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Terrarium for a climbing plant (Hoya)

 

One of the challenges of a terrarium is the shape and size of the container. This is also one of the beautiful things about a terrarium. But what if you want to make a terrarium for some kind of a climbing plant? You are going to need some kind of a very tall container! Well, you can find one or you could make one inexpensively. This is a tutorial submitted by a web visitor (Aralia). She made a terrarium specifically for his climbing Hoya plant. And with a few basic materials it came out great!

 

The plant in the terrarium is Hoya wallichii, which needs high humidity. I tried first to rise the humidity inside by warming the water with an aquarium heater, but it didn't raise the humidity enough. Now I replaced it with an air pump, and it works fine. It also circulates the air, so I don't need a fan for that.

A really wonderful thing about this project is that it shows persistence and observation which is something you really need to cultivate if you are taking care of terrariums. After she made this project she monitored it and adjusted it as needed. You should do this too! It is a living thing and a process so it is quite alright to modify it over time.

You can see more pictures of his project here:
http://kolmannenkerroksenviidakko.blogspot.com/2010/08/yhden-kasvin-terraario.html

 

 


Terrarium for one plant:
What you'll need:

acid resisting nuts, bolts and washers 1,20€
80 cm x 100 cm (about 48 x 32 inches) piece of clear polycarbonate (pc), 1mm thick 19€

Tools:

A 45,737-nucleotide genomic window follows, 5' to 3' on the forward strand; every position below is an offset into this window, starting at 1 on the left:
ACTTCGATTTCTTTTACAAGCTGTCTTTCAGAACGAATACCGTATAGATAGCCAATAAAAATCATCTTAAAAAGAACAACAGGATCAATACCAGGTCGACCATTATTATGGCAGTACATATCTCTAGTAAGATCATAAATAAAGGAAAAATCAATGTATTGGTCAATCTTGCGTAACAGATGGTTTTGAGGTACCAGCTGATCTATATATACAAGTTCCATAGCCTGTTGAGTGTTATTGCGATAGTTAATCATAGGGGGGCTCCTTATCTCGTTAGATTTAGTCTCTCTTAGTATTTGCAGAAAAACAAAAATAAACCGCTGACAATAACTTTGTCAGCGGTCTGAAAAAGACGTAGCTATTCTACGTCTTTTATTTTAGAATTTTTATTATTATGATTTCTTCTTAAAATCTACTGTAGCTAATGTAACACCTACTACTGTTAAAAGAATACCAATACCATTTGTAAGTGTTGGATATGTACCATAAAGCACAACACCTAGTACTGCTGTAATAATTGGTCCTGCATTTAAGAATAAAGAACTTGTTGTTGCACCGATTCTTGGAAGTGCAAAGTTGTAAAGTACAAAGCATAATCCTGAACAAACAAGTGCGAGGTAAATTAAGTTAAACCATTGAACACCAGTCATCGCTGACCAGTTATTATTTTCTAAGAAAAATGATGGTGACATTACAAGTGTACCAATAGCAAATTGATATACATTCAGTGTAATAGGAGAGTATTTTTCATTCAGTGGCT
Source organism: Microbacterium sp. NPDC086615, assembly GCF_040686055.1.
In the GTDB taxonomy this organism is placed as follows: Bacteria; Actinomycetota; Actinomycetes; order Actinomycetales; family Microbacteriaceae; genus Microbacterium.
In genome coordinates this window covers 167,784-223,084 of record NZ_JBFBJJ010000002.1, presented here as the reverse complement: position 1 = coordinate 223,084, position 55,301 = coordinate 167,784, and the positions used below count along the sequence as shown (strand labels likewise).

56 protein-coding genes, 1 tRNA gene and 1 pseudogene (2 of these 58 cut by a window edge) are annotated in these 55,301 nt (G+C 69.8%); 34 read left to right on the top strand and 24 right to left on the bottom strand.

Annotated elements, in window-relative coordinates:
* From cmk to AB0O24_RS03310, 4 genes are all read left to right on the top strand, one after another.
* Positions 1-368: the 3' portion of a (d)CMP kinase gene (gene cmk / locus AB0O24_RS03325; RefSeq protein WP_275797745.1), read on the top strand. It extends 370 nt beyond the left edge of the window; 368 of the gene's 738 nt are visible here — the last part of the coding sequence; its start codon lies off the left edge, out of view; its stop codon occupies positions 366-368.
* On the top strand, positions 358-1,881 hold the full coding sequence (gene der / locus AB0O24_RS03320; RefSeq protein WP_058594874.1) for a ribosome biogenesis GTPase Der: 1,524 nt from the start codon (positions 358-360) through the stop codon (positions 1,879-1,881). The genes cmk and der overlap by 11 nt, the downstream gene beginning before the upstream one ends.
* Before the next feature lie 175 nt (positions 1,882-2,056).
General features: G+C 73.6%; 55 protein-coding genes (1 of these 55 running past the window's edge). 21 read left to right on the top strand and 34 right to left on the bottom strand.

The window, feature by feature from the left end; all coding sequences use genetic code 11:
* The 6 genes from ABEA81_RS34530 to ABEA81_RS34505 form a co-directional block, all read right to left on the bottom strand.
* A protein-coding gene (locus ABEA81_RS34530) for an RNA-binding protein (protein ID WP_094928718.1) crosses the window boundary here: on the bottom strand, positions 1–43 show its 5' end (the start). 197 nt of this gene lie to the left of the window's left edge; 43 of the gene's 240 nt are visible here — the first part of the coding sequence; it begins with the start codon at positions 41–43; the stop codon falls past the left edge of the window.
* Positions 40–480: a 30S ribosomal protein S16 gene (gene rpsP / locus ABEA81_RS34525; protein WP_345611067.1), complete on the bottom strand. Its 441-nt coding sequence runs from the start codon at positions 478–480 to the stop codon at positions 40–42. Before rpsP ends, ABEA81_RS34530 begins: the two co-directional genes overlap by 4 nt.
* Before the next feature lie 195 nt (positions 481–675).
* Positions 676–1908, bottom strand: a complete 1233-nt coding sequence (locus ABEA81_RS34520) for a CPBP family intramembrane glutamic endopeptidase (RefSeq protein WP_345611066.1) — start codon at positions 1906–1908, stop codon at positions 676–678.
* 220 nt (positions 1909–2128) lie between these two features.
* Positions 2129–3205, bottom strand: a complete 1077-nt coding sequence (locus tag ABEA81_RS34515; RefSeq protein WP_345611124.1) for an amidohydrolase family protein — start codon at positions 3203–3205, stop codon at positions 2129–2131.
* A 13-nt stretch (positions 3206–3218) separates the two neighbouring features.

drill + bit
1m long board (1 yard)
marker
measuring tape
(small round file, if the holes don't just match)
vacuum cleaner

Do like i say, not like i do:
When you buy the polycarbonate sheets it will come with a thin plastic covering on each side. Yo should leave this plastic protective covering on it while you are building your terrarium. It will protect it from scratches while you are working on it. Remove the protective plastics from the pc just when you're done, not before. Otherwise it'll have scratches and sawdust all over in no time.

If you make one that's different size than mine: Don't do the first version out of polycarbonate, but out of paper or cardboard or what ever you have at hand. This will make your life a lot easier, when the final product isn't too small and possible ventilating holes and access windows are in the right places. I wouldn't do a terrarium with smaller diameter (<100cm) with 1mm thick pc, since it is quite stiff.
*****
I made this without instructions and now i know how I should have done it:

Measure and mark (to that 80cm long edge) the places of the holes for the nuts (Note: make the markings to the pc, not in the protective plastic, it moves). Leave 2 cm to the edges so that the pvc doesn't break when you put the nuts in place. Good spacing for the nuts is about 10-15 cm. Longer spaces allow the pc to undulate too much. Put the pc on the board, so that you wont drill the floor. Keep the pc on place so it doesn't move on the board and drill the holes. Turn the pc and use the board as a template for the other side. Mark the holes and drill. I used a piece of corner molding i found at the attic. It made it easier to keep the pc at place.

If you want to make holes for ventilation or maintanence, this is a good time for that.